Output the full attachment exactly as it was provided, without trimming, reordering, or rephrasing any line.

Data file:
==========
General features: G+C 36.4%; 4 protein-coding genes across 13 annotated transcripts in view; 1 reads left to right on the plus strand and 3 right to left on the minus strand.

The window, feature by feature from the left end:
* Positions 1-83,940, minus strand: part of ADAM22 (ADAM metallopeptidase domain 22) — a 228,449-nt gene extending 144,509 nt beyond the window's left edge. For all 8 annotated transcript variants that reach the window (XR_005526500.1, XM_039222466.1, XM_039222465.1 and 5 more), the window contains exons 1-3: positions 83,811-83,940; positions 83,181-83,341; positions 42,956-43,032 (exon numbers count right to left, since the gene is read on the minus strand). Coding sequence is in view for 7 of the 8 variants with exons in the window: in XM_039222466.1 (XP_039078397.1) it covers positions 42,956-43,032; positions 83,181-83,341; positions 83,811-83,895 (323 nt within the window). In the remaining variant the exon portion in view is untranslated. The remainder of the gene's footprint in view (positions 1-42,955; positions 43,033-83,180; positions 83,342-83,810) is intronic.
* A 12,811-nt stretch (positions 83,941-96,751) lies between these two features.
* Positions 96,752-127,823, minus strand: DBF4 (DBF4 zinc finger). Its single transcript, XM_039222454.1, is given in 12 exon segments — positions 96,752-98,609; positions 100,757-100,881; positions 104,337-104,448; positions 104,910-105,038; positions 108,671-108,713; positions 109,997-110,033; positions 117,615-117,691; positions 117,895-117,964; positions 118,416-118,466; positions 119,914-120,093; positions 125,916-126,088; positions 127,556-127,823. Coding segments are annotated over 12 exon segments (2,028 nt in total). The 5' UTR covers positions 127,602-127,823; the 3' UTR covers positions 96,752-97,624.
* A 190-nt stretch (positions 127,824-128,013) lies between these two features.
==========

General features: G+C 36.4%; 4 protein-coding genes across 13 annotated transcripts in view; 1 reads left to right on the plus strand and 3 right to left on the minus strand.

The window, feature by feature from the left end:
* Positions 1-83,940, minus strand: part of ADAM22 (ADAM metallopeptidase domain 22) — a 228,449-nt gene extending 144,509 nt beyond the window's left edge. For all 8 annotated transcript variants that reach the window (XR_005526500.1, XM_039222466.1, XM_039222465.1 and 5 more), the window contains exons 1-3: positions 83,811-83,940; positions 83,181-83,341; positions 42,956-43,032 (exon numbers count right to left, since the gene is read on the minus strand). Coding sequence is in view for 7 of the 8 variants with exons in the window: in XM_039222466.1 (XP_039078397.1) it covers positions 42,956-43,032; positions 83,181-83,341; positions 83,811-83,895 (323 nt within the window). In the remaining variant the exon portion in view is untranslated. The remainder of the gene's footprint in view (positions 1-42,955; positions 43,033-83,180; positions 83,342-83,810) is intronic.
* A 12,811-nt stretch (positions 83,941-96,751) lies between these two features.
* Positions 96,752-127,823, minus strand: DBF4 (DBF4 zinc finger). Its single transcript, XM_039222454.1, is given in 12 exon segments — positions 96,752-98,609; positions 100,757-100,881; positions 104,337-104,448; positions 104,910-105,038; positions 108,671-108,713; positions 109,997-110,033; positions 117,615-117,691; positions 117,895-117,964; positions 118,416-118,466; positions 119,914-120,093; positions 125,916-126,088; positions 127,556-127,823. Coding segments are annotated over 12 exon segments (2,028 nt in total). The 5' UTR covers positions 127,602-127,823; the 3' UTR covers positions 96,752-97,624.
* A 190-nt stretch (positions 127,824-128,013) lies between these two features.